Someone Is Wrong on the Internet

About 3 years ago, I was a member of practically ALL of the adoption groups on Facebook. Adoptive Families, Creating a Family, Heart for Open Adoption, Domestic Infant Support… you get the idea.

I spent a lot of time in these groups. I made some friends. I also made a couple of enemies. That’s what this post is about, sort of.

You see, I enjoyed arguing with people on the Internet. For the most part, I always tried to be respectful. I never outright insulted people. But I would get very passionate about certain subjects. One day – I think it was in the fall – a new member of a group was very, very wrong. I’ll call her Val. She was the wrongest kind of wrong that ever wronged a wrong. One night, I found myself staying up late just to argue with her. And then I stopped for a moment…

I didn’t like who I was in those comments. Why did I feel such a burning desire to be right??? I decided I needed some time away. I withdrew from all but one of my adoption groups (the one I moderate, which is very slow and, well, moderate). I spent sometime in my own head. I made a startling discovery.

Back story:

When I was a freshman in high school, my best guy friend was Josh. Josh was kind of like a brother to me, sometimes the annoying, obnoxious older brother type, in fact. We had this argument over whether French or German was the national language of Switzerland. Someone told me it was (I’m going to spell this the way I thought it was spelled when I was 14) “Doych.” I thought she meant Dutch. I know that’s ridiculous now, but I was 14. Josh decided to tease me about it, making me feel like I was an idiot for not knowing “Deutsche” was German for “German.” I jumped up, he freaked out and knocked over his desk. (He maintains that I lunged for him and pushed his desk over. I did not.)

Again, why did I feel the need to be right to the extent that I would scare a friend?

It probably wasn’t the same day, but it seems like it could have been… While getting ready for school, my dad told me, in a very unkind way, to put away the bread. I was making tea or oatmeal or something in the kitchen. I said, “Ann took it out.” All of a sudden, my dad grabbed me by the ponytail, pulled me down, and dragged me by the ponytail through the kitchen and dining room into my room. He locked me in. He took my sister to school. After they were gone, I took the screen off my window and climbed out. I took the bus to school. I was late.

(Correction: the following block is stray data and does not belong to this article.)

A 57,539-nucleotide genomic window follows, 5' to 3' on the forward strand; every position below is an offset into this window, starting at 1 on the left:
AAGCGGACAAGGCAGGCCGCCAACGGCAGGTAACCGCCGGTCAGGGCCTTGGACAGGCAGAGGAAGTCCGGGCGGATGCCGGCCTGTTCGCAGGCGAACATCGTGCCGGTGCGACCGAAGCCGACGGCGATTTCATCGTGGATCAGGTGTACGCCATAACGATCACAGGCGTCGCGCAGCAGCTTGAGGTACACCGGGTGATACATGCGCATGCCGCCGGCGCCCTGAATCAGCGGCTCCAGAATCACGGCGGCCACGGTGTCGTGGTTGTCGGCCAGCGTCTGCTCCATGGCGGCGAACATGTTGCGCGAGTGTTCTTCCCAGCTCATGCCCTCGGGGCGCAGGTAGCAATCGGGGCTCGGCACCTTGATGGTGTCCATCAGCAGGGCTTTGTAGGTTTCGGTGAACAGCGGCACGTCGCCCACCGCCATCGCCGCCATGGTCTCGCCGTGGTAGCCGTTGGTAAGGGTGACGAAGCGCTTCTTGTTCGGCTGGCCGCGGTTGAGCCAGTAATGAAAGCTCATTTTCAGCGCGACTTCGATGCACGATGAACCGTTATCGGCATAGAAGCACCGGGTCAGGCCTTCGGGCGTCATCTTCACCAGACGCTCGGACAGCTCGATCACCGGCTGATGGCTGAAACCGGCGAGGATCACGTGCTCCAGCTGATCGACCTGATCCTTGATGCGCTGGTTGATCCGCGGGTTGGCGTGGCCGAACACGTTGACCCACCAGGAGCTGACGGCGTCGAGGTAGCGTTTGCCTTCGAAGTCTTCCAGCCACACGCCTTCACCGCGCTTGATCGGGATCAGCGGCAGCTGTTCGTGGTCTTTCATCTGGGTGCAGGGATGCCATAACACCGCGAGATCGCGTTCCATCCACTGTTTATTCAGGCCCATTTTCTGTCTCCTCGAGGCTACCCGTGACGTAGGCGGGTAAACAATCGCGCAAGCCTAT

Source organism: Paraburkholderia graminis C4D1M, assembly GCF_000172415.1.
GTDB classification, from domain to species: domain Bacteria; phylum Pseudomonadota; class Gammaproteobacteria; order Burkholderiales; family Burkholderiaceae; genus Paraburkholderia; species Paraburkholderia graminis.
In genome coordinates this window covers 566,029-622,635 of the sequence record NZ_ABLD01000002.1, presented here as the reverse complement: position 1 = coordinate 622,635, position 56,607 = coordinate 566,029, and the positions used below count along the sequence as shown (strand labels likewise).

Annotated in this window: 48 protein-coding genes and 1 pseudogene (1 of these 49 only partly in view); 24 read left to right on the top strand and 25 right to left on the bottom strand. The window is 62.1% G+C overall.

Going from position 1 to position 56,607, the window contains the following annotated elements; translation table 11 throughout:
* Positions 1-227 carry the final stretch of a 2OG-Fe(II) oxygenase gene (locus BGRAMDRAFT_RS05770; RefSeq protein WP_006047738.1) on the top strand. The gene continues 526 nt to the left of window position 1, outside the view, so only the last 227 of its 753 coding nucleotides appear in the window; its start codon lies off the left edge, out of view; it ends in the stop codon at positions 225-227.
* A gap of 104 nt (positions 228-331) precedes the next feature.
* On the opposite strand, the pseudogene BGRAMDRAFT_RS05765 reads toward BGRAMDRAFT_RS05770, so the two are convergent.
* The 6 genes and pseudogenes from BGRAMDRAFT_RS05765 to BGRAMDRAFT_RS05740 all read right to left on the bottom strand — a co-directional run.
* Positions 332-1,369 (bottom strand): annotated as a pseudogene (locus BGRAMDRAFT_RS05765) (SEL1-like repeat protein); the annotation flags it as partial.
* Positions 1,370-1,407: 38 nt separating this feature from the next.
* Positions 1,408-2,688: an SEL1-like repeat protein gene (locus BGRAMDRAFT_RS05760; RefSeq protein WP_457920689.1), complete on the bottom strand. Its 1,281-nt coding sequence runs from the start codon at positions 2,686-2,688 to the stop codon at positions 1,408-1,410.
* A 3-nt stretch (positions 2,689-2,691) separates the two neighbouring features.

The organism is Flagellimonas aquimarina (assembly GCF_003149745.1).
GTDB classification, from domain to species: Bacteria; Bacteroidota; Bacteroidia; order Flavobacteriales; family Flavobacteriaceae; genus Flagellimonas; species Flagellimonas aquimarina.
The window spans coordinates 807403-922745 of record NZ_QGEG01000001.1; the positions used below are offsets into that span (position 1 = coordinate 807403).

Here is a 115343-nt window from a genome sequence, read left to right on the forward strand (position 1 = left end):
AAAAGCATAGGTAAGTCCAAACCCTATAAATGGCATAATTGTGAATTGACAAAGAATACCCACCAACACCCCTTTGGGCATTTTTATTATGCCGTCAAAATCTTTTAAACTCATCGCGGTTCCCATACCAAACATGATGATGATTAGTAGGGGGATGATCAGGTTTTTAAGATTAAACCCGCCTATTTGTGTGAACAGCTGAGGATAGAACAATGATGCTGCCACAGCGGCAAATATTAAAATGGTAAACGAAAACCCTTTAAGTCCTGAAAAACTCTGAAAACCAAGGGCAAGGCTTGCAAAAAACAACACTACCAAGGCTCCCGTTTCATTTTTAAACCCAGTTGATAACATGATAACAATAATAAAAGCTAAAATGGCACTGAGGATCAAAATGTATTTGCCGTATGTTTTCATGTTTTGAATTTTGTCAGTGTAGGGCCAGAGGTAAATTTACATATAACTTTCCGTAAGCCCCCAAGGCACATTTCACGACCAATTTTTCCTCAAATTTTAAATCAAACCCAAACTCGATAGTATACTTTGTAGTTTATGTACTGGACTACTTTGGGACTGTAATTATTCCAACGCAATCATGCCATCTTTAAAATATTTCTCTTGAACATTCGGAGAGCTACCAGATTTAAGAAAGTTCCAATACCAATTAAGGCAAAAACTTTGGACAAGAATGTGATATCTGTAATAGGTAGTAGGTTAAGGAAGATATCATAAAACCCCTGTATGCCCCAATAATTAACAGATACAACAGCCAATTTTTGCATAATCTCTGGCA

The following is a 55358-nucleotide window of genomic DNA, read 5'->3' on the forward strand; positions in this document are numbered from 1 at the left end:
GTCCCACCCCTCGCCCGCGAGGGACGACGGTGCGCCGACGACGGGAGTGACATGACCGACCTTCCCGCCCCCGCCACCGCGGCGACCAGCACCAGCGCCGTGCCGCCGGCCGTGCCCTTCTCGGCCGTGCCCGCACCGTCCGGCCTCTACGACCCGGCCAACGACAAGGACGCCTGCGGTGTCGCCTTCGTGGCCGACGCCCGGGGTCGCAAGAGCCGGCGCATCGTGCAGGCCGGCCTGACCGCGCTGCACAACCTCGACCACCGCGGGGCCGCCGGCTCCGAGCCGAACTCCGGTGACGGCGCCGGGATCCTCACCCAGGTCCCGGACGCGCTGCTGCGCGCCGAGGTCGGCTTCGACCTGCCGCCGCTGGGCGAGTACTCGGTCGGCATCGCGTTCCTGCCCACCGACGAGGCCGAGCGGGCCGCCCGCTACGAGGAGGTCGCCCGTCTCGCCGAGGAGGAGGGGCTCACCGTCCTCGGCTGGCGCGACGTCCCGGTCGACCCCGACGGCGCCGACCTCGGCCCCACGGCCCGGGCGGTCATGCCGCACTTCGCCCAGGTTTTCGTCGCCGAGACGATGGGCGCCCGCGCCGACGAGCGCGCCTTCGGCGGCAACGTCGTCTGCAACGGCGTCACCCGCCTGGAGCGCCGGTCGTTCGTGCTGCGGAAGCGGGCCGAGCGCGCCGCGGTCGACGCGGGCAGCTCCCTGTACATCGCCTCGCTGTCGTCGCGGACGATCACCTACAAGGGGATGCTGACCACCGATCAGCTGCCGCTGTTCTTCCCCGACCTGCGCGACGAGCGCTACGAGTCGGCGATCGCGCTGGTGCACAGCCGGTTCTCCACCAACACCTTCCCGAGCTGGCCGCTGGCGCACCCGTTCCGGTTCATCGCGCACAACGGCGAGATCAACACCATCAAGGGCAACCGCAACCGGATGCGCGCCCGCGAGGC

Shit like that happened a lot in my house.

Ann was the pretty one. I was the smart one. That’s all I had going for me – being smart. If I wasn’t smart, then I was nothing. And if I wasn’t right, then I wasn’t smart. So… I had to be right.

Yeah, it took me 20 years to figure that out. I think because I had to put a lot of that crap into a box in my head, because thinking about it really never does any good. So I just never thought about it, ever.

Until I found myself yelling at a woman I didn’t know about a topic that, ultimately, was stupid to argue over. And I was doing it because my dad was who he was and did what he did a couple of decades ago.

Realizing that, I was able to let go of the need to always be right. It’s enough, usually, for me to know that I’m right. I don’t need to metaphorically beat people over the head with how right I am. I also realized that other people who yell at strangers over the Internet probably have their own demons they’re fighting that make them do what they do. I feel sorry for them for not being able to control or deal with their real problems. Self-realization is important and healing and all that jazz.

I have, for the most part, stopped yelling at people over the Internet. I try to make my point and be done. I don’t have to convince anyone that I’m right and they’re wrong. It’s enough for me to know that I’m right, and that I tried. What about when I am wrong? Well, I’m very rarely wrong, actually. Because I stopped needing to be right all the time, I stopped discussing anything I didn’t really know and care about.

You may be asking yourself, “Robyn, do you have a point?” I do. This story provides context for the next couple of posts. It’s important to have a foundation. Stay tuned…

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3 thoughts on “Someone Is Wrong on the Internet

  1. Loved reading this. It is one of the reasons I became a traitor to our generation and ditched Facebook. And moved to a tent in the wilderness. Kidding. If it wasn’t one caustic moron aruguing the scientific implausibility of (insert political talking point du jour) while incessantly posted dog videos, it was me obsessively checking how many “likes” my own causticly moronic postulations/dog posts got (my mother-in-law’s comments didn’t count.) Then there was the moment I realized the “support groups” I joined for moms/survivors/crafts/health enthusiasts were filled people I daily wanted to fist-fight or at least block for all of eternity. That’ll teach them. And nail wraps! The nail wraps. Throw in a tragic post marking the tenth anniversary of a death or loss from a friend of a friend of a colleague you happen to follow–and you’re on the fast-track to spiraling depression by lunch. Call me emotionally fragile, but I couldn’t take it anymore.

  2. It’s important to understand why we are the way we are by digging into our pasts. The older I get, the more I understand myself. Thanks for the reminder that I don’t have to respond to everything.

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